Skip to content
Notifications
Clear all

Problem with musical theory for guitar

Page 1 / 3

(@domusaurea)
Active Member
Joined: 18 years ago
Posts: 5
Topic starter  

Hi all! I've been playing guitar for a while, but only now I started to study it in a more systematic basis. I have serious problems understanding the methodology used by guitarists to apply music theory. Please someone enlighten me!

Ok. I have classical music background (woodwinds), and I've seriously studied general theory and harmony for seven years. My problem is that I can't understand why there's such a heavy use of the modal system in guitar theory. Worse for my understanding, all mixed up with the tonal system. From what I know, most of the music we play is Ocidental tonal music; modes are another system altogether.

If C Ionian means a C major scale starting actually in C, why does it have to be "Ionian"? If I start a C major scale in E, why can't it just be a C major scale starting on the third note? Why do I have to put a modal name on it? I've never seen any other instrument with this kind of approach, only the guitar...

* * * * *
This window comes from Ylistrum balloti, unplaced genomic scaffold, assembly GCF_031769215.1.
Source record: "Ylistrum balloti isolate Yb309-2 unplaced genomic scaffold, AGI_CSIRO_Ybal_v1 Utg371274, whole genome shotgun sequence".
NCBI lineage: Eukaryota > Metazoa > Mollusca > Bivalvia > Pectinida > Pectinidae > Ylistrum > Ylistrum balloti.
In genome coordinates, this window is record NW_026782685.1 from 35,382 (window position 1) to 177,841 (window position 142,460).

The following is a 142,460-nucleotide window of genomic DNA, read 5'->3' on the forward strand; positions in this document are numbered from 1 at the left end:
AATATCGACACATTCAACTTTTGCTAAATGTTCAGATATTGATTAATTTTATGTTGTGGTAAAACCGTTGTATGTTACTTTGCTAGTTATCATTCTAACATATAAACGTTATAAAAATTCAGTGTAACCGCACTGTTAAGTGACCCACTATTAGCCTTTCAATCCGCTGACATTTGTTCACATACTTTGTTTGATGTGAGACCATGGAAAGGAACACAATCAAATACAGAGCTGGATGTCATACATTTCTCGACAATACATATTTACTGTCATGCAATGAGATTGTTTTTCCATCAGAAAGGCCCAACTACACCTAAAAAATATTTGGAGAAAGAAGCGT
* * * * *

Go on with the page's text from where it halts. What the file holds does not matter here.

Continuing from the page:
I'm sure it's just an issue of different approaches to learning. I've learned the same musical theory as guitarists, only maybe in a different way. Possibly anyone here that plays other instruments or have the same background as myself may better understand my concern. Any input will be helpful, though.


Quote
(@thectrain)
Estimable Member
Joined: 19 years ago
Posts: 126
 

They are used SO much because they can represent a shape on the fretboard. (ie C Ionian starting on E is E Phrygian) So if you memorize the different shapes of the modes you can play they C major scale starting on any note. Really the modes shouldn't be so closely associated with a shape on the fretboard but they are. So really a majority(exaggerating maybe) of guitarists aren't really using modes musically but rather as a way to get around the fretboard.


ReplyQuote
(@noteboat)
Famed Member
Joined: 19 years ago
Posts: 4933
 

I think the reason they're used (or at least talked about) so much by guitarists is pretty simple... guitarists as a rule are not trained musicians. It's rare for me to meet a guitarist who reads music well, or who understands harmony. The exceptions are usually jazz or classical guitarists.